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The Perfect Mile

Release date: 05th April, 2004
Publisher: CollinsWillow

List Price: £16.99
Our Price: £11.89
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The Perfect Mile
By Neal Bascomb

4SportsBooks.co.uk price £11.89 (rrp £16.99)

During the coming weeks and months, we can expect to be inundated with an avalanche of books, television programmes, videos and dvds which celebrate the 50th anniversary of Roger Bannister's first sub-four minute mile. Many of these offerings will, sadly, be of the 'cut and paste' variety; such is the nature of rampant commercialism in modern sport that earning a quick buck has become accepted practice.

The problem for the serious author such as Neal Bascomb is that 'The Perfect Mile' may, initially at least, be viewed as 'just another Roger Bannister book'. Such an assessment would be grossly unfair as Bascomb sets out to tell a different story which describes the efforts of Bannister's adversaries, American John Landy and Australian Wes Santee, to pip him in the quest to become the first man to run the mile in less than four minutes.

Essentially though, what differentiates this book from the majority of other, Bannister-themed, offerings is the quality of its writing and the spirit in which it is written.

The author admits that inspiration for the Perfect Mile came from the words of Alan Hoy who, in 1954, described how a good sports writer should go about his work: "It is not simply to write a technical treatise in which the performer is dissected like some laboratory specimenÖIt is drama and high excitement. It is victory and disaster. It is perspiration and the pungent whiff of liniment. It is the roar of the crowdÖAbove all, it is recapturingÖthe supreme effort of the [athlete] - the very heartbeats of the particular triumph or tragedy the reporter is striving to word-paint."

Bascomb has been true to his mentor's brief, which ensures that first and foremost, he tells a great story, but it is one ably supported by a meticulousness rarely seen in a sports book: the reference section runs to an astonishing 45 pages.

Between 1952 and 1954, the three athletes were effectively competing against each other, initially no doubt unaware of the target each man had set himself. The author has spent a considerable time interviewing Sir Roger Bannister as well as John Landy and Wes Santee during which it emerged that, independent of each other but at more or less the same time, each of the three men felt he could be the first to break the four minute mile barrier. Over the course of two years, each man was kept abreast of the other's race performances and times by press cuttings and word of mouth.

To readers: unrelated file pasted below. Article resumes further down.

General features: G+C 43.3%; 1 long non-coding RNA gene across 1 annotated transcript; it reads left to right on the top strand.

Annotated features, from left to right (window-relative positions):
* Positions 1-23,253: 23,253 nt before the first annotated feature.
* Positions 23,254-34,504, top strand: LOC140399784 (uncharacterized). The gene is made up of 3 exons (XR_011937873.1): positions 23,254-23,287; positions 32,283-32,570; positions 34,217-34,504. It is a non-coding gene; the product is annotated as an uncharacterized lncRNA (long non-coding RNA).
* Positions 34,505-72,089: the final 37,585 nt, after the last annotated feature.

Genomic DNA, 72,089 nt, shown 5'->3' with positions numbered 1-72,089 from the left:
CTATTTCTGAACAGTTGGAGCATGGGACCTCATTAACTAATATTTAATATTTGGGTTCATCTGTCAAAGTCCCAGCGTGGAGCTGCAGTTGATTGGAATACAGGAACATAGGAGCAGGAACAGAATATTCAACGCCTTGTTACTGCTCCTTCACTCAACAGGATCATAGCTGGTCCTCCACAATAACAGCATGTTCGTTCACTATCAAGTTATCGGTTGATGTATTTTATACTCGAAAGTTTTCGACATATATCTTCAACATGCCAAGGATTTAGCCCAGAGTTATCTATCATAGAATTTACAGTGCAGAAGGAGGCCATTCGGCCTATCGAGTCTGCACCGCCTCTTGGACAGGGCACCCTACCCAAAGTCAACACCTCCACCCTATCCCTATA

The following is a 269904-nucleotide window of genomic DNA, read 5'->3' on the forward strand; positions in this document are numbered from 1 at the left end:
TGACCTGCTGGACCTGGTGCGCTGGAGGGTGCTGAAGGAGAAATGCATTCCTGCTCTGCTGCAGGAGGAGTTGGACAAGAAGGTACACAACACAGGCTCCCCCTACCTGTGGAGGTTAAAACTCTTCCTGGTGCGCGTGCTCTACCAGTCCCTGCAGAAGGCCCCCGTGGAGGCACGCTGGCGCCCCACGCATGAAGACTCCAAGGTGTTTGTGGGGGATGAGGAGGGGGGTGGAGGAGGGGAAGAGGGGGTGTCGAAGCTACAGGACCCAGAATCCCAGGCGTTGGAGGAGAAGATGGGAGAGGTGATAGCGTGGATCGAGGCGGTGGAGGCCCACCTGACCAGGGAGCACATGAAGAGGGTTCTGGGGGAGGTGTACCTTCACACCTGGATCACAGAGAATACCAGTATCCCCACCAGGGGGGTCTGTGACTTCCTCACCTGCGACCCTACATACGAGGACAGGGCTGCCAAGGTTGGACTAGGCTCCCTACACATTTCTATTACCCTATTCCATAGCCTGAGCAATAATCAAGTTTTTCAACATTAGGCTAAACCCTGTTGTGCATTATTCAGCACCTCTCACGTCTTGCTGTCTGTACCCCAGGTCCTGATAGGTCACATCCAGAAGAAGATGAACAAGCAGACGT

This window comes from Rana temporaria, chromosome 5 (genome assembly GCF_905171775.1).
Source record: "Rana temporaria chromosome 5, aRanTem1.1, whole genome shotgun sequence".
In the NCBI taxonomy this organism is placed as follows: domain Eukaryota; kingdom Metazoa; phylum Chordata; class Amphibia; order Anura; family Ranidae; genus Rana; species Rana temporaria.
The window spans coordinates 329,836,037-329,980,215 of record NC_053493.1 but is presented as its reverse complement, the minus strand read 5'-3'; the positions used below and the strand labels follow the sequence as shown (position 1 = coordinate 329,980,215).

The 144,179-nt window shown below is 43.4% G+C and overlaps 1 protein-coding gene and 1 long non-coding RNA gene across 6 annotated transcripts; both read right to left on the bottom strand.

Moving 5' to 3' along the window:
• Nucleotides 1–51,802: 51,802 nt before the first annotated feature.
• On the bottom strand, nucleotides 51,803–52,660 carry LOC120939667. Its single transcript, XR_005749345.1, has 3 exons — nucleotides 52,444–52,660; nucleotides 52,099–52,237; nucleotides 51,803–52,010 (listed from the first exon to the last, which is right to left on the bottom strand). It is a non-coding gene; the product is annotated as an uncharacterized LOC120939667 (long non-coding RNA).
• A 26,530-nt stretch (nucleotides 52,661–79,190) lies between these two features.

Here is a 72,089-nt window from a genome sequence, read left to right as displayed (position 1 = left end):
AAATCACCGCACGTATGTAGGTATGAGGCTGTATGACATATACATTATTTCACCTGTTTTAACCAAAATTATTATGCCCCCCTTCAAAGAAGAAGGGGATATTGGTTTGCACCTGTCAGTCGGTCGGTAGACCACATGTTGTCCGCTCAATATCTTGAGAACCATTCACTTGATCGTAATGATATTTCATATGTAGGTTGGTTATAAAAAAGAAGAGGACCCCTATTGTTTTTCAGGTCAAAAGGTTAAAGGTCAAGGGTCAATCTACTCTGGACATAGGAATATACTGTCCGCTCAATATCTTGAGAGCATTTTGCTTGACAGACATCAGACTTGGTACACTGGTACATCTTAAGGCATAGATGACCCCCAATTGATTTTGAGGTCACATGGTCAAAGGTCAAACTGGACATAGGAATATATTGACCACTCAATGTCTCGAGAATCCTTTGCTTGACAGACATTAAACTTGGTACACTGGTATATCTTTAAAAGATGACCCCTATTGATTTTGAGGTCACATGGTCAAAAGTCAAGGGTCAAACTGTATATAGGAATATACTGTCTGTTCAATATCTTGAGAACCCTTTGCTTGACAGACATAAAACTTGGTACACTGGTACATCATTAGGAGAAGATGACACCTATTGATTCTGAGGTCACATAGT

A picture emerges of three men on different continents striving to reach their individual yet joint goal. As with every other aspect of the quest, each athlete's life and preparation is described in great detail. Bannister, the medical student who epitomised the ideal of the amateur athlete; Landy, the Australian who preferred butterfly collecting to running and Santee, the son of a Kansas ranch hand, a natural runner and the quickest of the three.

The perfect mile was actually not the one which took place at Iffley Road, but the final climatic battle which took place three months later when Bannister and Landy went head-to-head in the Empire Games by which time the Australian had bettered Bannister's mile record by more than a second. Ultimately, it was Bannister who was to capture victory and run the perfect mile. Meeting him years later, Bannister, the author observes, "Östill exudes the determination and aggression that gave him his finishing kick." Perfect.




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